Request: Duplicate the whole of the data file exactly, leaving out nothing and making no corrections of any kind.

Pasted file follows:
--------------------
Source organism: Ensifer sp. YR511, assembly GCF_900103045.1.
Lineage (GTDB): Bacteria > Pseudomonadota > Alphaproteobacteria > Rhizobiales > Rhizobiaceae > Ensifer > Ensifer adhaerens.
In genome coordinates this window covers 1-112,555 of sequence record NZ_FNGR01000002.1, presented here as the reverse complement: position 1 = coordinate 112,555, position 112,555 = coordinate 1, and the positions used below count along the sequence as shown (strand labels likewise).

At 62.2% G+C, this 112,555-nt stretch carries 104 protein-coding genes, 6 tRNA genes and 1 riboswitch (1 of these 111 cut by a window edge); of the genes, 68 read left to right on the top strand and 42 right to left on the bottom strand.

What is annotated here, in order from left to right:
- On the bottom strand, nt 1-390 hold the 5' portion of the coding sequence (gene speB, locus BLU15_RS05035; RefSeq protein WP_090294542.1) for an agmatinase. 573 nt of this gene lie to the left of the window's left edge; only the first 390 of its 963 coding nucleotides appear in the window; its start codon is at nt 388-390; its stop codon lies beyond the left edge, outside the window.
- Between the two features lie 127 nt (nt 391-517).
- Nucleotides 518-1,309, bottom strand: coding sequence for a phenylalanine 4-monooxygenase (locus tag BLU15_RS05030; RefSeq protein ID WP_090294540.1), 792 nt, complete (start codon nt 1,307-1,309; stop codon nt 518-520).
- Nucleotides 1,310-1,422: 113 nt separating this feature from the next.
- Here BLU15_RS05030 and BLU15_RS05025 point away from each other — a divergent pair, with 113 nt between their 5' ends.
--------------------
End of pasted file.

Source organism: Ensifer sp. YR511, assembly GCF_900103045.1.
Lineage (GTDB): Bacteria > Pseudomonadota > Alphaproteobacteria > Rhizobiales > Rhizobiaceae > Ensifer > Ensifer adhaerens.
In genome coordinates this window covers 1-112,555 of sequence record NZ_FNGR01000002.1, presented here as the reverse complement: position 1 = coordinate 112,555, position 112,555 = coordinate 1, and the positions used below count along the sequence as shown (strand labels likewise).

At 62.2% G+C, this 112,555-nt stretch carries 104 protein-coding genes, 6 tRNA genes and 1 riboswitch (1 of these 111 cut by a window edge); of the genes, 68 read left to right on the top strand and 42 right to left on the bottom strand.

What is annotated here, in order from left to right:
- On the bottom strand, nt 1-390 hold the 5' portion of the coding sequence (gene speB, locus BLU15_RS05035; RefSeq protein WP_090294542.1) for an agmatinase. 573 nt of this gene lie to the left of the window's left edge; only the first 390 of its 963 coding nucleotides appear in the window; its start codon is at nt 388-390; its stop codon lies beyond the left edge, outside the window.
- Between the two features lie 127 nt (nt 391-517).
- Nucleotides 518-1,309, bottom strand: coding sequence for a phenylalanine 4-monooxygenase (locus tag BLU15_RS05030; RefSeq protein ID WP_090294540.1), 792 nt, complete (start codon nt 1,307-1,309; stop codon nt 518-520).
- Nucleotides 1,310-1,422: 113 nt separating this feature from the next.
- Here BLU15_RS05030 and BLU15_RS05025 point away from each other — a divergent pair, with 113 nt between their 5' ends.